Explain SNMP Enumeration.

SNMP enumeration is the process of using SNMP to enumerate user accounts on a target system. SNMP employs two major types of software components for communication: the SNMP agent, which is located on the networking device, and the SNMP management station, which communicates with the agent.

Almost all network infrastructure devices, such as routers and switches and including Windows systems, contain an SNMP agent to manage the system or device. The SNMP management station sends requests to agents, and the agents send back replies. The requests and replies refer to configuration variables accessible by agent software. Management stations can also send requests to set values for certain variables. Traps let the management station know that something significant has happened in the agent software, such as a reboot or an interface failure. Management Information Base (MIB) is the database of configuration variables that resides on the networking device.

SNMP has two passwords you can use to access and configure the SNMP agent from the management station. The first is called a read community string. This password lets you view the configuration of the device or system. The second is called the read/write community string; it's for changing or editing the configuration on the device. Generally, the default read community string is public and the default read/write community string is private. A common security loophole occurs when the community strings are left at the default settings: a hacker can use these default passwords to view or change the device configuration.

Countermeasures:

The simplest way to prevent SNMP enumeration is to remove the SNMP agent on the potential target systems or turn off the SNMP service. If shutting off SNMP isn't an option, then change the default read and read/write community names.In addition, an administrator can implement the Group Policy security option Additional Restrictions For Anonymous Connections, which restricts SNMP connections.

I.T.

Network/infrastructure testing cases - describe possible insecure wireless configuration issues.

Wireless access is enabled (and not required)? Wireless access is configured with open access? SSID suppressed/not broadcast? not ideal, will confuse users, hackers can find it.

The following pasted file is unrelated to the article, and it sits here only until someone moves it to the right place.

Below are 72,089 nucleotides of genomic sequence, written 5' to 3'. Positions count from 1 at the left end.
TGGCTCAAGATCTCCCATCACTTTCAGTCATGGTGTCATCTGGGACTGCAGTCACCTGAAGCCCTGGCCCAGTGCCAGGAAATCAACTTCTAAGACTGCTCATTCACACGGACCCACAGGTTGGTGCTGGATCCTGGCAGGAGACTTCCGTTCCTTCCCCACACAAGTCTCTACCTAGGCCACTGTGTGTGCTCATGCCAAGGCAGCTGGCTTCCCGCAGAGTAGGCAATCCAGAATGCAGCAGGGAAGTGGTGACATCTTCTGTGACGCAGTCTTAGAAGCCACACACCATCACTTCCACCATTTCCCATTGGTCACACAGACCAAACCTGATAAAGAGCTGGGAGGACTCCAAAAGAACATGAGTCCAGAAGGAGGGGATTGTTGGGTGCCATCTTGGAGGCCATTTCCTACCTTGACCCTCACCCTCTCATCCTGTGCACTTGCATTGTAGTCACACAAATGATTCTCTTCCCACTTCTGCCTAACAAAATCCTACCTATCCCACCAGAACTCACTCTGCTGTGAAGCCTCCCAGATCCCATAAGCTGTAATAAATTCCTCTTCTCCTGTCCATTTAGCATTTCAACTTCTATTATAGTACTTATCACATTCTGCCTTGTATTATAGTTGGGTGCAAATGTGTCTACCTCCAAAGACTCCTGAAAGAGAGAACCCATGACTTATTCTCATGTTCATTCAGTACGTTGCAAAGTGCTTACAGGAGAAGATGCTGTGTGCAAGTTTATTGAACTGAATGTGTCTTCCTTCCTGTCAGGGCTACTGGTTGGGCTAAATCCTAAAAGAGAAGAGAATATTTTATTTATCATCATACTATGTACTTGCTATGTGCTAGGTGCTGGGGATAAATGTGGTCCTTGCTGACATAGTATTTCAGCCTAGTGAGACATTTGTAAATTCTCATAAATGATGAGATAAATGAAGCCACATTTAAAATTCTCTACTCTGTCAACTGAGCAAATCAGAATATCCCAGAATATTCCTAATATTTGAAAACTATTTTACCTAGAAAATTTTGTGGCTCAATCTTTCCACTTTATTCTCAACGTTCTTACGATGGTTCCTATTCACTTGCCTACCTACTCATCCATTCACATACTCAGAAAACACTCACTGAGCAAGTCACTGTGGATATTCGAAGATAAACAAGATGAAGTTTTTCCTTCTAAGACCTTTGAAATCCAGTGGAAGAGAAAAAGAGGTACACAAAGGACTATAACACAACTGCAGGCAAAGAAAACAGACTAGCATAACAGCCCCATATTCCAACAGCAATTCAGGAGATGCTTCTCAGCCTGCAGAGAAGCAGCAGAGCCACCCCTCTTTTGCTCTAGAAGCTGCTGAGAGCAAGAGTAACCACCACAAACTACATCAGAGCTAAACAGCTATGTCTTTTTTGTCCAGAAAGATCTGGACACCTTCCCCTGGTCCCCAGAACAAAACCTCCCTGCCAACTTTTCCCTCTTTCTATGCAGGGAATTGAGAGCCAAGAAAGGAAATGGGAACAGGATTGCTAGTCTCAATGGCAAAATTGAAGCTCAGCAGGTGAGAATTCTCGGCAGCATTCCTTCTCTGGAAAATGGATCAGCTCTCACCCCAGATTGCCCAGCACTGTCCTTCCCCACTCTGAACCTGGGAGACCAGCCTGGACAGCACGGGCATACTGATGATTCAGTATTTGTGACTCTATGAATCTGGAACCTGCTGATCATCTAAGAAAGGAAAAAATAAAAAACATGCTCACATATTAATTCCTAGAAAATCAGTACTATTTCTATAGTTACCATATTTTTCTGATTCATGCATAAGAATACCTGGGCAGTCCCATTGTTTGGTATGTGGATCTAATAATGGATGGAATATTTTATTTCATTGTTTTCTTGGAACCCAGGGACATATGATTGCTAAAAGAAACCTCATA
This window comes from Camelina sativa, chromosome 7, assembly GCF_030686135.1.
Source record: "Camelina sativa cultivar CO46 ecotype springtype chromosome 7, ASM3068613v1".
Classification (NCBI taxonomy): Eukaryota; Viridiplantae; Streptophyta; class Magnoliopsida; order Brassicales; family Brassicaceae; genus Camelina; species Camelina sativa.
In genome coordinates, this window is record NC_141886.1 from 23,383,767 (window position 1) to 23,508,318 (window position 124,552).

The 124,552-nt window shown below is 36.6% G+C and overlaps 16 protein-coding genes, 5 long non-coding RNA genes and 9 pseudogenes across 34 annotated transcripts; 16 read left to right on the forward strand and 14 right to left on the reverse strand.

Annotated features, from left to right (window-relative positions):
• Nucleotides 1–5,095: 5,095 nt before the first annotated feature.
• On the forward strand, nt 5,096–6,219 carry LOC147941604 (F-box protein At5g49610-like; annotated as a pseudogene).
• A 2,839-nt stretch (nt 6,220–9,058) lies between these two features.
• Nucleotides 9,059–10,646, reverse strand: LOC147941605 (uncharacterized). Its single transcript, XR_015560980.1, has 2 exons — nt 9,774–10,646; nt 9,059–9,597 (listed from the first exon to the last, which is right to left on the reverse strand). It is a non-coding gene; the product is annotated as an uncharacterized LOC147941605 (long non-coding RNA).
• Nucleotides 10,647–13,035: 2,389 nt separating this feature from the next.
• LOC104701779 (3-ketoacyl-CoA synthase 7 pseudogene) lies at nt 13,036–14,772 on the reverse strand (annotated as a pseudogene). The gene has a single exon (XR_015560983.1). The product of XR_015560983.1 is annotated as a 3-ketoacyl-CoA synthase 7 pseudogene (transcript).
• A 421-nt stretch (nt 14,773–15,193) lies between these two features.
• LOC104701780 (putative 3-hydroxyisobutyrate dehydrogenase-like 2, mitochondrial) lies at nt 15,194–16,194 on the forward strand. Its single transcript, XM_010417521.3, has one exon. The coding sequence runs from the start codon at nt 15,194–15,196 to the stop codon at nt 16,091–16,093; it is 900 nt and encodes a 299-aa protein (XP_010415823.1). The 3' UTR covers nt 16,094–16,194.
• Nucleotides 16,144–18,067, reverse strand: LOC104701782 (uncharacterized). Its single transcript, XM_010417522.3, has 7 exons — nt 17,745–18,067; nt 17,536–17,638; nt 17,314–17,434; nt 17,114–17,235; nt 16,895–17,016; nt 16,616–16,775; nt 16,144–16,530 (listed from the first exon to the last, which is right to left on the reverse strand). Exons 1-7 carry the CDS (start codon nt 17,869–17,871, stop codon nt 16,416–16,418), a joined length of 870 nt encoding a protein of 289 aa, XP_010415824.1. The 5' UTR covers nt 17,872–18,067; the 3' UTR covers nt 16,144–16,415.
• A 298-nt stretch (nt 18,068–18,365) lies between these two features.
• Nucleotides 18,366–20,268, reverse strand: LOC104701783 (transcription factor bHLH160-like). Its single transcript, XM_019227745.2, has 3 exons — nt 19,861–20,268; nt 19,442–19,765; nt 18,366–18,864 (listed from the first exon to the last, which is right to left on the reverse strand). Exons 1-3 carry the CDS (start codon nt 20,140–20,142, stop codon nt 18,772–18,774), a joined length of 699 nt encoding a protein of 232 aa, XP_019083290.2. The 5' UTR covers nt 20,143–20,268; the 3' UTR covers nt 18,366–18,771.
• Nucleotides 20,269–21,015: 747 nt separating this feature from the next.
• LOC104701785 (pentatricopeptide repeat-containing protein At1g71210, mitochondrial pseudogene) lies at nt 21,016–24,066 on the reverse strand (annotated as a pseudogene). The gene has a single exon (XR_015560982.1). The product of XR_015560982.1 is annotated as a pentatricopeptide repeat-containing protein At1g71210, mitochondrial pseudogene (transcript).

MAC address filtering? not ideal, can be spoofed

Wireless access point uses WEP? Wireless passphrase is easily-guessable? 

Bluetooth access is enabled (and not required)? Bluetooth pairing is not configured with authentication?

I.T.

Network/infrastructure testing cases - describe possible insecure DNS configuration issues.

Does the DNS service allow unauthorized zone transfers? Is the DNS service vulnerable to cache poisoning? Does the DNS service allow unauthorized dynamic updates?

I.T.

Network/infrastructure testing cases - describe possible insecure NTP configuration issues.

Is the system configured for NTP? Is NTP from an authenticated and authorized source?

I.T.

Network/infrastructure testing cases - describe possible unnecessary services.

Is FTP (21/TCP) enabled? Is anonymous FTP login allowed? Is TFTP enabled and not necessary? Is DHCP enabled and not necessary? Is DNS enabled and not necessary? Are unnecessary routing protocols (e.g. BGP, EIGRP, OSPF, RIP, VRRP, GLBP, VTP, DTP) enabled? Are other unnecessary protocols (e.g. echo, finger, chargen) enabled?

I.T.

Network/infrastructure testing cases - describe possible insecure remote administration issues.

Is Telnet (23/TCP) running on the system? Is HTTP login enabled on the system? If HTTPS is enabled, are weak ciphersand protocols suported? If SSH is enabled, is SSHv1 supported? Is SNMP v1 or 2c supported? Is the administrative interface accessible over other clear-text protocols (e.g. rlogin, rsh)?​

I.T.
Wow you made it to the end. That's all we have so far. You probably have some inside knowledge of your own. Send it our way, we'll review, and post.

You can then come back and refresh your memory, with your own...memories.